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(HOST) What’s the most repulsive pest you can imagine? Willem Lange has a nominee.

(LANGE) Just after the dog and I came into the house, I felt something itchy around the back of my neck. I scratched, but a few seconds later it returned.

Old guys often grow hair between their shoulder blades. The barber usually mows off what shows. I figured this was something she missed. I went into the bathroom, opened the two opposing mirrors, and took a look.

I wasn’t a hair. It was a tick. I reached around, batted it into the sink, and crushed it with a spoon. A minute later I found a second one.

I hate ticks! There’s something repugnant about creatures that suck blood, especially ones that hide on our bodies till they’re engorged. At least mosquitoes and black flies are in the open. Ticks are as sneaky as burglars.

At summer camp we used to play nocturnal games of capture-the-flag . Afterward, we had to strip while our counselors shone flashlights all over us. We did it for several nights because the ticks hid in our clothes. The technique for tick removal in those days was a lit cigarette.

Ticks have been around as long as mammals. Their existence should make rational people question the motives of an Intelligent Designer. They’re arachnids, like spiders. After hatching, they go through three stages – larva, nymph, and adult – and at each stage they need a meal of blood in order to move on. This is where we tangle.

Ticks once dined only on wild mammals. With the spread of suburbs into the woods, they’ve found us and our pets to be good hosts. They cling quietly to a branch or a clump of grass, holding their two barbed front feet before them, ready to grab. This is called “questing.” It’s quite different from the questing we do when we suspect an infestation.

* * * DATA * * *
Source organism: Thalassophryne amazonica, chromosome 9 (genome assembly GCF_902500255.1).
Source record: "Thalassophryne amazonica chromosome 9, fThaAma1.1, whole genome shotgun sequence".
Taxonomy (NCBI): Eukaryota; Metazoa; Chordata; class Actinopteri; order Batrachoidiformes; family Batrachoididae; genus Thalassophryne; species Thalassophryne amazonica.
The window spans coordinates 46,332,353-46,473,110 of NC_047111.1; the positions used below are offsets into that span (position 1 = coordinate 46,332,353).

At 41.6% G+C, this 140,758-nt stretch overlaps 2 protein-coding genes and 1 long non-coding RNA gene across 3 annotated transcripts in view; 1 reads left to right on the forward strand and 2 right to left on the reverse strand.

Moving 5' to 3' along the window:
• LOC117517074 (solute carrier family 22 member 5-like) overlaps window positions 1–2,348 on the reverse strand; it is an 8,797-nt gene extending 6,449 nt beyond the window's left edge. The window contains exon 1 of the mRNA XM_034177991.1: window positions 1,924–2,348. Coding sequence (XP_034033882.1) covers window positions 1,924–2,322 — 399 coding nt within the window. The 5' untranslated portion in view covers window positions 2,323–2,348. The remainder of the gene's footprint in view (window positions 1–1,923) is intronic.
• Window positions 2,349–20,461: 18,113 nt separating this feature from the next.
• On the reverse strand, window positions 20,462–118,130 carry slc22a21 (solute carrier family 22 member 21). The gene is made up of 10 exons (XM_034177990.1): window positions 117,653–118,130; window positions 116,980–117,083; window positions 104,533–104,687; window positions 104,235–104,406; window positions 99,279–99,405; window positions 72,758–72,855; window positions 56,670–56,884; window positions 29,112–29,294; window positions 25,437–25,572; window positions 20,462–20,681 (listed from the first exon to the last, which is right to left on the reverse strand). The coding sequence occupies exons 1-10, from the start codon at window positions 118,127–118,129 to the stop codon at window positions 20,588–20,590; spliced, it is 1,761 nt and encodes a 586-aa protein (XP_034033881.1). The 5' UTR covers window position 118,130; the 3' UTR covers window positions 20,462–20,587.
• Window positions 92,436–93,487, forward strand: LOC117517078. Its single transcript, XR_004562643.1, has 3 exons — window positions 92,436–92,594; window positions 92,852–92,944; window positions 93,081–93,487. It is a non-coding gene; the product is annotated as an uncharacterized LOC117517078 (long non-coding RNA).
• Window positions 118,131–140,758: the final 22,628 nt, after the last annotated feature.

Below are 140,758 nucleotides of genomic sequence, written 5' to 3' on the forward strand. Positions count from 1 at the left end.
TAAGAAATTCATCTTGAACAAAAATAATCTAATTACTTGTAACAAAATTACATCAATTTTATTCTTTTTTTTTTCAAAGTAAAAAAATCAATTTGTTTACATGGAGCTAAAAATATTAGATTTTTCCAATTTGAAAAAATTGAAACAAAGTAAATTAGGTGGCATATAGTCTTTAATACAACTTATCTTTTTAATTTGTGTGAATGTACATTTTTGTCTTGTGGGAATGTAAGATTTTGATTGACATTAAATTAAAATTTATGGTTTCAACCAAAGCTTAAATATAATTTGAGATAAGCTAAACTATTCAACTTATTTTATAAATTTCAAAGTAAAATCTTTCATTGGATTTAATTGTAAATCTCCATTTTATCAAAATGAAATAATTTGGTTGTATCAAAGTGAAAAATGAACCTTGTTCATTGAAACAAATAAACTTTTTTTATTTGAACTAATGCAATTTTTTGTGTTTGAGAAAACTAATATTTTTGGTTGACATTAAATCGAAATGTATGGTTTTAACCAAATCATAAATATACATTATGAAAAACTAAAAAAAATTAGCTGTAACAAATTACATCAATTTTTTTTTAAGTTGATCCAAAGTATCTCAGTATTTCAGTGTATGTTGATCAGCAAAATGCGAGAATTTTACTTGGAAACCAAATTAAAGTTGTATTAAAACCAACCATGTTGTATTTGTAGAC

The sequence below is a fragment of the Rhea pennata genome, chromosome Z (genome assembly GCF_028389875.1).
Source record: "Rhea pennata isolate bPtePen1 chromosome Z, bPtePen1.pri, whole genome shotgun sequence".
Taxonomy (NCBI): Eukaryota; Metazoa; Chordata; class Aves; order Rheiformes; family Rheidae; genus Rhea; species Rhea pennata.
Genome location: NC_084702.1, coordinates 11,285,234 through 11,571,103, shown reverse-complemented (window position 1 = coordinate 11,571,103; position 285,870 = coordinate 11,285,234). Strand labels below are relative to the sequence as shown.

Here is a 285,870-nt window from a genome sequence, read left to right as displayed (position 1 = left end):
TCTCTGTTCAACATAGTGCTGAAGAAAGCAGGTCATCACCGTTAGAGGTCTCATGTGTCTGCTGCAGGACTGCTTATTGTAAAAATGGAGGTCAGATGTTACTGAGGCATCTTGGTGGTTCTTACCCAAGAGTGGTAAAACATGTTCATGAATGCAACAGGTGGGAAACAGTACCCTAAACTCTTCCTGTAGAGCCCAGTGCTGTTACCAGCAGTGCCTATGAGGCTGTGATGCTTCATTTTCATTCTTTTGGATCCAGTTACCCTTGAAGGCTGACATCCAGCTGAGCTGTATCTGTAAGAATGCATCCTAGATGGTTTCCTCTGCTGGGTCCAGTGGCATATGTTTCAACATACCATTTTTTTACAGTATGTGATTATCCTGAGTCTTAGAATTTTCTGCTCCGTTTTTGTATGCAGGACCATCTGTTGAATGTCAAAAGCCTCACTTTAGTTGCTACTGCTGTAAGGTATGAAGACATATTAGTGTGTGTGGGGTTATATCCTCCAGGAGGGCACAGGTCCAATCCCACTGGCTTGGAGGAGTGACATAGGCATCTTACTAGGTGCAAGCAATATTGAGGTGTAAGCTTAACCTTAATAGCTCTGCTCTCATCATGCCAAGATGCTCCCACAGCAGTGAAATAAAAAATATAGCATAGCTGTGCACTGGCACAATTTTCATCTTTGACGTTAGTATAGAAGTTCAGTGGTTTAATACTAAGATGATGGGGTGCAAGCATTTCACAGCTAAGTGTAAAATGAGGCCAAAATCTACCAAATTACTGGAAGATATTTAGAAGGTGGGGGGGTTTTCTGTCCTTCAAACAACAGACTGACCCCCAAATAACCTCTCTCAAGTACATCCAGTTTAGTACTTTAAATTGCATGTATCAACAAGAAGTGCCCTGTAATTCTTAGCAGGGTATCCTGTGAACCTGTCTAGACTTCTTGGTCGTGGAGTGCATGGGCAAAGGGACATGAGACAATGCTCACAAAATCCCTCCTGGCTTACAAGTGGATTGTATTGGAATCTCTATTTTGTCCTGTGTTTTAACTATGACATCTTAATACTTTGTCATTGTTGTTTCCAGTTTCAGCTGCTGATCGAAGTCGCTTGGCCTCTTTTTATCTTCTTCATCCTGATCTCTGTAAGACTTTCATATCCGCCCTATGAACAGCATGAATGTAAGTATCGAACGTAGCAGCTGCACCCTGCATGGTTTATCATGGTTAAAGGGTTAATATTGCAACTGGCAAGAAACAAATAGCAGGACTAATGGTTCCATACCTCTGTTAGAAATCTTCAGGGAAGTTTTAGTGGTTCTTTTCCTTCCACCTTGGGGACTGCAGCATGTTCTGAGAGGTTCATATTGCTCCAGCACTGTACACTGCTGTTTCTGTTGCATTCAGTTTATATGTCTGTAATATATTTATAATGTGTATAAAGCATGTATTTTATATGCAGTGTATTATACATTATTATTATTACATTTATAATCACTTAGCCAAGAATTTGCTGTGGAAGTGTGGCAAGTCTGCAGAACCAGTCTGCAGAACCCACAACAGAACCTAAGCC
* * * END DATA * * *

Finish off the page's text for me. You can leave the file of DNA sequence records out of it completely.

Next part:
Ticks are very effective at transmitting diseases because an infected mother can pass pathogens into her eggs. The current scourge is Lyme Disease. Its transmitting agent, the deer tick, feeds on the blood of birds, deer, pets, and people. With global warming, song birds are spreading north, and infected ticks are now found in Canada.

There isn’t much we can do to keep ticks off. DEET works all right. Tucking your trouser legs into your socks helps, and checking yourself after potential exposure. You can feel them when they’re still crawling around. Once ticks begin to feed, you’ve got to see them or feel the lump, when they begin to swell with blood.

A pair of tweezers, wielded carefully so as not to tear the body of the tick from the embedded head, will get them off you. If you spot a circular red rash around any bite, it’s time to call the doctor. Check your kids. They’ll hate it till you find a tick on them. Be sure your pets are protected. When you pat them, rub them all over, feeling for lumps where there shouldn’t be any.

Ahh — spring brings many joys but ticks are not among them. But cheer up; they’ll be gone in eight months.

This is Willem Lange up in Etna, New Hampshire. I gotta get back to work.

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